Telefilm introduces ‘hurdle rates’
Montreal: Telefilm Canada is introducing a system of 'hurdle rates' for its equity investments in feature films. The rates directive is intended to close the gap between performance levels for Canadian movies at the box office and the principal Canada Feature Film Fund objective of reaching 5% national market share over the next four years.
Simply put, says Telefilm's executive director Richard Stursberg, the federal funding agency is no longer prepared to invest $1 million or more in a film if it does not stand a reasonable chance of making more than $1 million at the domestic box office.
Montreal: Telefilm Canada is introducing a system of ‘hurdle rates’ for its equity investments in feature films. The rates directive is intended to close the gap between performance levels for Canadian movies at the box office and the principal Canada Feature Film Fund objective of reaching 5% national market share over the next four years.
Simply put, says Telefilm’s executive director Richard Stursberg, the federal funding agency is no longer prepared to invest $1 million or more in a film if it does not stand a reasonable chance of making more than $1 million at the domestic box office.
In fiscal 2001/02, 20 films received equity investments of $1 million or more from Telefilm.
Telefilm will look at various criteria and potential revenue streams for films, but ‘our preoccupation in making investments in Canadian film is the cultural test, which is, ‘Will it do well at the Canadian box office?” asks Stursberg. He says the directive doesn’t apply to all films financed through the main program but is meant to ‘clarify’ the equation between investment decisions, specifically in the English-language market, and box-office performance.
In an unusual, if not entirely unprecedented development sure to capture industry attention, Telefilm declined to greenlight any new movie projects in May. Of the eight feature proposals which advanced through regional comparatives, five were turned down in a newly constituted national comparative exercise, while the remaining three were denied a deal letter but offered a ‘letter of interest’ and invited to resubmit ‘hardened-up’ proposals by June 21, says Stursberg.
Calculating the objective
‘We have $40 million to invest, and so what is the average return we have to get by way of box office? It’s not more complicated than that,’ he says.
With $40 million available in 2002/03 to support English-track production, Telefilm’s new hurdle rate means each dollar invested in a major production has to generate $0.70 at the box office to reach the $28-million level, or 4% of the $700 million in national theatrical receipts in 2001. To actually reach 5% market share on a national basis, French-language films in their market would have to take in box-office receipts of $12 million, or 12% of the total theatrical receipts, approximately $100 million in 2001. Combined, the total required take for a 5% market share in 2001 would have been $40 million, and presumably higher by 2006.
‘Will it be hard reaching the $28-million level at the box office? Yes, it will be, and that it why we have to spend our money very efficiently and [ensure] that everybody understands this,’ says Stursberg.
The scale of the challenge ahead is truly formidable.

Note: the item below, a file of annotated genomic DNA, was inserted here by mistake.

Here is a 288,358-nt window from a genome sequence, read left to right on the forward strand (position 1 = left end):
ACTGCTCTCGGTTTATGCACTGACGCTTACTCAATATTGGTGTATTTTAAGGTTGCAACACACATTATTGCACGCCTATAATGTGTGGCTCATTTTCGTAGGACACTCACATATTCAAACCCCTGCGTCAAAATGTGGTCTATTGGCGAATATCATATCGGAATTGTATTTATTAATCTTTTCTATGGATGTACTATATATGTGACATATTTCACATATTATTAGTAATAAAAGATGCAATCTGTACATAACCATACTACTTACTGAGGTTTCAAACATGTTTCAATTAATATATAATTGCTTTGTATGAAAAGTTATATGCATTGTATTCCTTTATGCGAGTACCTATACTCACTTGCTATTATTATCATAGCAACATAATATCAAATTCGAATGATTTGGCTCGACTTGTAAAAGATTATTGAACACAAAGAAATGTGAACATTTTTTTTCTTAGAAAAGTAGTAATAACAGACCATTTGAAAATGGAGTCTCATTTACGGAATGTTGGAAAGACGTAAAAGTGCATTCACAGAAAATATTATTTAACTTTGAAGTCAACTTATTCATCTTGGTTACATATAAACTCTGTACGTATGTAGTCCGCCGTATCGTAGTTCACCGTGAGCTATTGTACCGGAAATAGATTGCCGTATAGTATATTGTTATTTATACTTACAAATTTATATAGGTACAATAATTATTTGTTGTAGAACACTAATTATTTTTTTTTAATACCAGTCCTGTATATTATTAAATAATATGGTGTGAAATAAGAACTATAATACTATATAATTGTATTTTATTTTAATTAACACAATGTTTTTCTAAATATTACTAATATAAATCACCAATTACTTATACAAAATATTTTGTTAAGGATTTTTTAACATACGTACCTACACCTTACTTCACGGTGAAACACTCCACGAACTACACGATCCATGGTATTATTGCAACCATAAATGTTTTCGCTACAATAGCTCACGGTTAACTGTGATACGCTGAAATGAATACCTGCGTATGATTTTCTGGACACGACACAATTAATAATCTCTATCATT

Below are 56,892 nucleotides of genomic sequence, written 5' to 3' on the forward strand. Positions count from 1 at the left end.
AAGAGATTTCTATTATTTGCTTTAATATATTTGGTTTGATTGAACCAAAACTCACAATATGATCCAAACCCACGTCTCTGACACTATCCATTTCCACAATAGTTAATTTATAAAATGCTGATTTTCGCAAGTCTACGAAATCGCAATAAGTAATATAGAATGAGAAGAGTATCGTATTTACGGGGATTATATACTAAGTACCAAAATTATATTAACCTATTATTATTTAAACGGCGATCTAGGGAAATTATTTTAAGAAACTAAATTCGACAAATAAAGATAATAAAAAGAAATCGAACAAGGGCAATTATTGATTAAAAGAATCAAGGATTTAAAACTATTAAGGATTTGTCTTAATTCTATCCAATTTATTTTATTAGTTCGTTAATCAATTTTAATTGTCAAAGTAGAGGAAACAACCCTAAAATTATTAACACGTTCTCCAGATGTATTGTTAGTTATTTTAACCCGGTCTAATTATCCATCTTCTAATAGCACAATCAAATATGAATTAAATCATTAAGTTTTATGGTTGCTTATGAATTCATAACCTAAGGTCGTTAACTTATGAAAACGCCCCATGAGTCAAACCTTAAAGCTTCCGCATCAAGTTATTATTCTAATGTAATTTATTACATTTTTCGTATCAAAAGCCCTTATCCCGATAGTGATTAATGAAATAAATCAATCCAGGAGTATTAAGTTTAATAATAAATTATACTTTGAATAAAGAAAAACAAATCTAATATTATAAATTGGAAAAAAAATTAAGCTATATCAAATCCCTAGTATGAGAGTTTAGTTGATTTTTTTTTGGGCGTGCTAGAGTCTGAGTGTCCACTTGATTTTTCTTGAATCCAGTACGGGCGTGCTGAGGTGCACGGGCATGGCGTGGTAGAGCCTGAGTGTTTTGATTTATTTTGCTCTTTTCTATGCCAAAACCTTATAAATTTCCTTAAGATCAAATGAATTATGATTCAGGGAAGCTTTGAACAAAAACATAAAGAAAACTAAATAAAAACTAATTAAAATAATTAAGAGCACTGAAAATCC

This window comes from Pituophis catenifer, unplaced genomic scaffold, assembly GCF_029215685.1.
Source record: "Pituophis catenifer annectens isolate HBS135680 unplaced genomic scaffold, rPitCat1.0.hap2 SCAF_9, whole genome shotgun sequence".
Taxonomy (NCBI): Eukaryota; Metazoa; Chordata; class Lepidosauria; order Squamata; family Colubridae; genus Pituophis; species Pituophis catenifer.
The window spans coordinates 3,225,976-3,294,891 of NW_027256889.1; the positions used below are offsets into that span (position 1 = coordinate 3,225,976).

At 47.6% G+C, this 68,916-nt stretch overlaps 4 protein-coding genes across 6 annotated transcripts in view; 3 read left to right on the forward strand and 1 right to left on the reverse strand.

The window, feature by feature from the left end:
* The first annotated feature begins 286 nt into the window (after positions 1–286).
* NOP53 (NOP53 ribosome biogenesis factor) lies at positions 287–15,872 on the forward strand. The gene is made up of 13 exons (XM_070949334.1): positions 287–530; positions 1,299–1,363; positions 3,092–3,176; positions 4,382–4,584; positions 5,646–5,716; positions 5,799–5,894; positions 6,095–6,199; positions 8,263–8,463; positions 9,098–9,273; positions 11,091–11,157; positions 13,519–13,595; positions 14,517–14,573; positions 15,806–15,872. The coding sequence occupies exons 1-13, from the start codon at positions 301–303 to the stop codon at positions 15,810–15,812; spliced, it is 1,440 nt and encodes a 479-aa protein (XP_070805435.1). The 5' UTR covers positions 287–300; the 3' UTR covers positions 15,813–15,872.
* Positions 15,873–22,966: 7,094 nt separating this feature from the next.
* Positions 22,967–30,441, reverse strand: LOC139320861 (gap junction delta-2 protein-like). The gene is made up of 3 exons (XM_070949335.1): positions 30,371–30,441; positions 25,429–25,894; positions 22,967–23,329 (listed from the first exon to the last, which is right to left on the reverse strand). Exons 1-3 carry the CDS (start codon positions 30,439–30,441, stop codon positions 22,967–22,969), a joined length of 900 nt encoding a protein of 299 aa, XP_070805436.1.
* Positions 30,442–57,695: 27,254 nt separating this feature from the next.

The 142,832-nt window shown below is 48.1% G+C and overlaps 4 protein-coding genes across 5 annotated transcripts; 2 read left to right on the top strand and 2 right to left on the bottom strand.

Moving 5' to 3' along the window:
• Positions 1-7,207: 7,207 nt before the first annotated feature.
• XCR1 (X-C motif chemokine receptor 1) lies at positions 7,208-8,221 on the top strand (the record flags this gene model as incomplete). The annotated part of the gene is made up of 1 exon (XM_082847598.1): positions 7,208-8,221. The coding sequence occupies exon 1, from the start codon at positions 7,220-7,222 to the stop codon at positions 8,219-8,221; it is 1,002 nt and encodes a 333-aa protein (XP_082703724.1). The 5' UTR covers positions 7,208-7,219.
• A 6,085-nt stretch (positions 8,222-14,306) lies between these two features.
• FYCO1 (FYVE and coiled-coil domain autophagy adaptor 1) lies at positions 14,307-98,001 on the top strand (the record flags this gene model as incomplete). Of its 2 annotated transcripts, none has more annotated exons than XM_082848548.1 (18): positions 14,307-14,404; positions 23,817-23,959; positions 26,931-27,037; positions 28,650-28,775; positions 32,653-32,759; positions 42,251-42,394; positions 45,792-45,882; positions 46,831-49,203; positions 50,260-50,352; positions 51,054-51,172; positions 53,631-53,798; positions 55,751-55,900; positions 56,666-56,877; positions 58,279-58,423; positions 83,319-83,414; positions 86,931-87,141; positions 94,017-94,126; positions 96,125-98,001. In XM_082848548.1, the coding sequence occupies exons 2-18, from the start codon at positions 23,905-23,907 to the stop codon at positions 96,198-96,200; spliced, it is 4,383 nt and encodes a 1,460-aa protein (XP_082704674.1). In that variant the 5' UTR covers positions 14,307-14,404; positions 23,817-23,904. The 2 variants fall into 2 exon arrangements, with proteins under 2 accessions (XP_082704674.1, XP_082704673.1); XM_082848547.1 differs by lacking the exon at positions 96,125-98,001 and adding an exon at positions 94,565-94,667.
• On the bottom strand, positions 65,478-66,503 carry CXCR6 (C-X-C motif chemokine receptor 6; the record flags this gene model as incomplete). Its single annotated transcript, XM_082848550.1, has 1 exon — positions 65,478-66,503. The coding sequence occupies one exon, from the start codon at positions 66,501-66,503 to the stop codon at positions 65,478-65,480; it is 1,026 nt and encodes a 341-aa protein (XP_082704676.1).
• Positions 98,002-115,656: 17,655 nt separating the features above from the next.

English-track films have taken in approximately 1% of the box office over the past four years, representing less than $5 million in average annual receipts. Last year, the market share was even lower.
In the case of French-track movies, they took in $9 million in 2001 for a 9% share in their market, but Telefilm’s national box-office calculus calls for a 33% increase in market share for French films (to 12% from 9%) through to 2006, while the target percentage increase in market share on the English side is 300% (to 4% from 1%).
Other countries are repatriating theatrical market share for their own films – Australia (8%), the U.K. (15% to 20% in recent years) and, mostly notably, France (40% in 2001) – a source of growing pressure on Canada’s feature film industry.
In the past five years, the top-grossing English-language film financed by Telefilm is the romance comedy Men With Brooms. It received a major marketing boost (about $1.7 million) and grossed $4.1 million. The second highest earner is The Red Violin at $3.4 million.
To achieve the national 4% share for English films, it would take seven or eight films like Men With Brooms and The Red Violin in any single year. Put another way, it would require 17 films as successful as the highly promoted eXistenZ at $1.6 million. Or, for a more likely combination, three films with receipts of $4 million each, five at $2 million and 10 over $1 million.
Telefilm says producers who can’t make the new hurdle rate will have to reconceive their projects, making them more attractive commercially or reducing the production budget and the investment demand on the agency.
Distribution plans under the new criteria will have to detail a projected buildup of theatrical receipts against a P&A spend in the key audience demographics. On more commercial projects, Telefilm will look closely at the distributor’s minimum guarantee as a percentage of the budget, ensuring the MG is ‘larger than the associated domestic television presales…with real money at risk at the front end.’
Telefilm has $72.9 million in available production and development funding resources in 2002/03, split two-thirds English, one-third French. There is an additional $11 million for distribution and marketing, $2.3 million for the Screenwriting Assistance Program, and $1.8 million for the Low-Budget Feature Film Assistance Program. The resource for complementary activities, festivals, awards, versioning, etc. is $6 million, for a total of $94 million, which includes a $15-million contribution from the Canadian Television Fund and the cost of CFFF program administration